Change search
CiteExportLink to record
Permanent link

Direct link
Cite
Citation style
  • apa
  • ieee
  • modern-language-association-8th-edition
  • vancouver
  • Other style
More styles
Language
  • de-DE
  • en-GB
  • en-US
  • fi-FI
  • nn-NO
  • nn-NB
  • sv-SE
  • Other locale
More languages
Output format
  • html
  • text
  • asciidoc
  • rtf
Partitioning of Chlorinated Paraffins (CPs) to Daphnia magna Overlaps between Restricted and in-Use Categories
Stockholm University, Faculty of Science, Department of Environmental Science and Analytical Chemistry.ORCID iD: 0000-0002-7466-8682
Stockholm University, Faculty of Science, Department of Environmental Science and Analytical Chemistry.ORCID iD: 0000-0002-4984-8323
Stockholm University, Faculty of Science, Department of Environmental Science and Analytical Chemistry.
Stockholm University, Faculty of Science, Department of Environmental Science and Analytical Chemistry.
Show others and affiliations
Number of Authors: 62018 (English)In: Environmental Science and Technology, ISSN 0013-936X, E-ISSN 1520-5851, Vol. 52, no 17, p. 9713-9721Article in journal (Refereed) Published
Abstract [en]

Chlorinated paraffins (CPs) are high-production volume industrial chemicals consisting of n-alkanes (with 10 to 30 carbon atoms in the chain) with chlorine content from 30 to 70% of weight. In Europe, the use of short chain chlorinated paraffins (SCCPs) has been restricted by the Stockholm Convention on POPs due to their PBT (persistent, bioaccumulative and toxic) properties. Medium (MCCPs) and long chain (LCCPs) chlorinated paraffins are used as substitution products. In this work we studied the partitioning behavior of five different CP technical mixtures from the established categories (2 SCCPs, 1 MCCP, 1 LCCP and 1 CP technical mixture covering all categories) using passive dosing, by determining the partitioning coefficient of CP technical mixtures between silicone and water (Ksilicone-water) as well as between organic matter and water (Koc-water). We show that both silicone-water and organic carbon water partition coefficients overlap between different categories of CP technical mixtures. These results indicate that in-use MCCPs and LCCPs may be equally or more bioaccumulative than restricted SCCPs. For the tested mixtures, both chlorine content and carbon chain length showed a significant correlation with both Ksilicone-water and Koc-water.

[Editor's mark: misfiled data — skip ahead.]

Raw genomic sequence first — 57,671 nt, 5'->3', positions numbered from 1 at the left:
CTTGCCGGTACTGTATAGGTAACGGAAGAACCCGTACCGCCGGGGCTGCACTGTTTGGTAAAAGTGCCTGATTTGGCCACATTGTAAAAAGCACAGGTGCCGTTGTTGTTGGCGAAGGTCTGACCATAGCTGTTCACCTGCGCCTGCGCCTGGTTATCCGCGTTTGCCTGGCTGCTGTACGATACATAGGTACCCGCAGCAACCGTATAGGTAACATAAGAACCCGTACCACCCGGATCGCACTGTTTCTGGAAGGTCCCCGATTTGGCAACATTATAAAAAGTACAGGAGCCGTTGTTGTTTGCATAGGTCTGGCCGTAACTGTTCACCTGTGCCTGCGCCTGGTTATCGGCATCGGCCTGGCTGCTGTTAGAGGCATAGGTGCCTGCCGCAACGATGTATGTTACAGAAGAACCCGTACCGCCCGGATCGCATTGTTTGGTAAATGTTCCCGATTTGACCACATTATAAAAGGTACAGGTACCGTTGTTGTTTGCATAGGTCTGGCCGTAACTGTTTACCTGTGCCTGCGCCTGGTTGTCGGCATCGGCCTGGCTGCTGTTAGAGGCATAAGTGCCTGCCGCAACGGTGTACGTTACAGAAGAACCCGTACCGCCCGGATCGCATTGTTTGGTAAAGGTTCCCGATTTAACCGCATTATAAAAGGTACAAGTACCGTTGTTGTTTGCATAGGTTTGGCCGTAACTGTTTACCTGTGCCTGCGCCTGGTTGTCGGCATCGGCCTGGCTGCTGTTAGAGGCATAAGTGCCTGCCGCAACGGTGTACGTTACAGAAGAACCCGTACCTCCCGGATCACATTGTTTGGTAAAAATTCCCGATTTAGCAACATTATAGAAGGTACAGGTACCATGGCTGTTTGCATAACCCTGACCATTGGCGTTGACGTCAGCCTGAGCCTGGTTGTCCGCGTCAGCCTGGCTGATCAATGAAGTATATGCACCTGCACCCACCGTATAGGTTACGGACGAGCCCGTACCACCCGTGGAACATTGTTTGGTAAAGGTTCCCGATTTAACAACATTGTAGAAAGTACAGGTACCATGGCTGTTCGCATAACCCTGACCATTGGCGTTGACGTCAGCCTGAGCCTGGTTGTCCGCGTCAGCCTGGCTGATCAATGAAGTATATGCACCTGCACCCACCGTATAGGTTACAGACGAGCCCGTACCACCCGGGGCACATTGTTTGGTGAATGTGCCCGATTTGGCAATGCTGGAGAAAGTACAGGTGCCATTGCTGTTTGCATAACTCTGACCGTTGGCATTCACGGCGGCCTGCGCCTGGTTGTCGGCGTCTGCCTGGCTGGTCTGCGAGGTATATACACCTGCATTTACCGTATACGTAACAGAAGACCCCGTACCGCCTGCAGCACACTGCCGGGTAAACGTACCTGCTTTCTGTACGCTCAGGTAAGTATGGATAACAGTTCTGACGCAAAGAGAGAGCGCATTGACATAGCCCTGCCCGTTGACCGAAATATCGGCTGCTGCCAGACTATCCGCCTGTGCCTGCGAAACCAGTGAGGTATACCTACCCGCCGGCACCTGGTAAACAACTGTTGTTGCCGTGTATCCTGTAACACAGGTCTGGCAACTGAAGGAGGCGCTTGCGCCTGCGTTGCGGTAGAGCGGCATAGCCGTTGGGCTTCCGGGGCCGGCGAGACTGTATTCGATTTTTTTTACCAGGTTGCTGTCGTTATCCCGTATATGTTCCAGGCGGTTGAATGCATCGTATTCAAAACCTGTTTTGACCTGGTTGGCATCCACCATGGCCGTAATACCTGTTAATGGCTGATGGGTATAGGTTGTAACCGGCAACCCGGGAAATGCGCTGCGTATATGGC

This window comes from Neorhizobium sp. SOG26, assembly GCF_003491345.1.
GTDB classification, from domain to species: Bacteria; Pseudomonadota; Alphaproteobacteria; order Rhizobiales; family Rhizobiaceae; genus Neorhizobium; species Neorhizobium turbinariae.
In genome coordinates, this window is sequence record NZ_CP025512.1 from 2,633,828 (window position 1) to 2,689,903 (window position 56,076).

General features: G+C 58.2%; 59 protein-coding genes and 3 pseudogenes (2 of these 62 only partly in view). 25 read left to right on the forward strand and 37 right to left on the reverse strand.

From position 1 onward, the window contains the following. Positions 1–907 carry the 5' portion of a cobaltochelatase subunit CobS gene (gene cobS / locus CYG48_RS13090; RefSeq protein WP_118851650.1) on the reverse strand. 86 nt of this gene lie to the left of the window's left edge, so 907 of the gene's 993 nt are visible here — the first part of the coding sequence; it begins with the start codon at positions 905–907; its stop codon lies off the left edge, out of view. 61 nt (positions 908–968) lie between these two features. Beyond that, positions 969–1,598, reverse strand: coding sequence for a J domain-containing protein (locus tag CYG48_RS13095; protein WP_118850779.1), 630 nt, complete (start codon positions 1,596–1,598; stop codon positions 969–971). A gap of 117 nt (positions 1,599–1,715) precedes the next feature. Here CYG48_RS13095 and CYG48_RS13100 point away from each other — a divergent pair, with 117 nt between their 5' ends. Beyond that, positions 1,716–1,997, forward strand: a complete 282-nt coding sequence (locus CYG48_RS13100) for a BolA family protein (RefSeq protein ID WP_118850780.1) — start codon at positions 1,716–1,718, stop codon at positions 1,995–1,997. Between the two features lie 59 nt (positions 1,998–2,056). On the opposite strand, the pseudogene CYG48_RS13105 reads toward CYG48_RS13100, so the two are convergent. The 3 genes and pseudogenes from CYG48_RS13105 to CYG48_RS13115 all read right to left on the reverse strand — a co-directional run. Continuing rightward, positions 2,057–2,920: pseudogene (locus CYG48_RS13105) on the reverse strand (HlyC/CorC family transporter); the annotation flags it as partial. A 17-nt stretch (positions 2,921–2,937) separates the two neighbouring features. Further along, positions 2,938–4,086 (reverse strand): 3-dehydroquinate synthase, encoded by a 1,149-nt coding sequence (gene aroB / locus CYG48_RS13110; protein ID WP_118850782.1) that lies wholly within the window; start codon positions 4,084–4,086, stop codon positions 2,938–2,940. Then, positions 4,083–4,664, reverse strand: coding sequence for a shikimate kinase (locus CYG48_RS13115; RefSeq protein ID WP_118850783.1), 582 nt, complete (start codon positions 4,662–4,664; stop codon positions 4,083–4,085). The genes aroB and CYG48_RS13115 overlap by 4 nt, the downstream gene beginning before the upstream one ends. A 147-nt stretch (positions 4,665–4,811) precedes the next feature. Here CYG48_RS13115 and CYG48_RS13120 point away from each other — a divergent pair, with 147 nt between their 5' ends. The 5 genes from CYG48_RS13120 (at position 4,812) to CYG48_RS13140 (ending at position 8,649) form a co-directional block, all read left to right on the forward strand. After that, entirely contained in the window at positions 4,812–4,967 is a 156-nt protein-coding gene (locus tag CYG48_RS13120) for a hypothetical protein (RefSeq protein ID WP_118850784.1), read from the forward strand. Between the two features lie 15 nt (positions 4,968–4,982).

Place, publisher, year, edition, pages
2018. Vol. 52, no 17, p. 9713-9721
National Category
Environmental Engineering Earth and Related Environmental Sciences
Research subject
Applied Environmental Science
Identifiers
URN: urn:nbn:se:su:diva-161103DOI: 10.1021/acs.est.8b00865ISI: 000444061100018PubMedID: 30074385OAI: oai:DiVA.org:su-161103DiVA, id: diva2:1259698
Available from: 2018-10-30 Created: 2018-10-30 Last updated: 2020-04-14Bibliographically approved
In thesis
1. Chlorinated Paraffins: improved understanding of their bioaccumulation and toxicity in Daphnia magna
Open this publication in new window or tab >>Chlorinated Paraffins: improved understanding of their bioaccumulation and toxicity in Daphnia magna
2020 (English)Doctoral thesis, comprehensive summary (Other academic)
Abstract [en]

Chlorinated paraffins (CPs) are industrial chemicals, mainly used as flame retardants, plasticizers and metal cutting fluids. Their production has reached historically high levels in the last decade, with an annual production exceeding one million tonnes. In 2017, short chain chlorinated paraffins (SCCPs) were regulated due to their Persistent, Bioaccumulative and Toxic (PBT) properties, while medium and long chain chlorinated paraffins (MC and LCCPs) were suggested as alternatives. The high hydrophobicity of CPs, which complicates bioaccumulation and aquatic toxicity testing, has hindered proper hazard identification by regulatory authorities. This project was initiated in response to the insufficient understanding of bioaccumulative and toxicological properties of these chemicals, which have even surpassed the environmental levels of legacy Persistent Organic Pollutants (POPs) in certain regions.